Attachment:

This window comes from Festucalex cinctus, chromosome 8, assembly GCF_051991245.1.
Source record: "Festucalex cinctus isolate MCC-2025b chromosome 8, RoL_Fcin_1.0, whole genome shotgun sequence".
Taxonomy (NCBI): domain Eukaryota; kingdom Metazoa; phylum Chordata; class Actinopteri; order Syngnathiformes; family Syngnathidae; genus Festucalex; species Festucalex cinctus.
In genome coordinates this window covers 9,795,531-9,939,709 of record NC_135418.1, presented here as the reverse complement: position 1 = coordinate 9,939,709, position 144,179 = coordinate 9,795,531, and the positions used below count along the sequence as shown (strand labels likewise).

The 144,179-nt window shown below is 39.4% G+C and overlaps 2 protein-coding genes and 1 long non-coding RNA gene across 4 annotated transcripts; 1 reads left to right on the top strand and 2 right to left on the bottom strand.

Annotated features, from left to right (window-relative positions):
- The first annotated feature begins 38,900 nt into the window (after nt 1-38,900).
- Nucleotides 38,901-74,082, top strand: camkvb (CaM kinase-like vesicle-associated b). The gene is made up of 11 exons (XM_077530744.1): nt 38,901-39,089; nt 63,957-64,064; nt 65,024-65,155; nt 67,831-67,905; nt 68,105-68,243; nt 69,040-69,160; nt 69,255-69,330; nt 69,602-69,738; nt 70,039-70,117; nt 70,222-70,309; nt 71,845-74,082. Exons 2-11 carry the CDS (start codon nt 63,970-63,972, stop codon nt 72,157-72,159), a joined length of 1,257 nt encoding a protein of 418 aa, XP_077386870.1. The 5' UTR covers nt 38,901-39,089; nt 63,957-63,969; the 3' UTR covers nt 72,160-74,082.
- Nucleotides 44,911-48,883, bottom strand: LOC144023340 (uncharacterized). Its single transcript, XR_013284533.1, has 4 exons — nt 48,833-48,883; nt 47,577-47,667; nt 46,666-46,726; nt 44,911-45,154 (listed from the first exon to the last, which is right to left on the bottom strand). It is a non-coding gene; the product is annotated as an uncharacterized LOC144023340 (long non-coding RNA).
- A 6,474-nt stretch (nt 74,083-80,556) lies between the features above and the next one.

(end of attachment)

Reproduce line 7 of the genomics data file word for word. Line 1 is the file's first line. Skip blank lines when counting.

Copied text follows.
- The first annotated feature begins 38,900 nt into the window (after nt 1-38,900).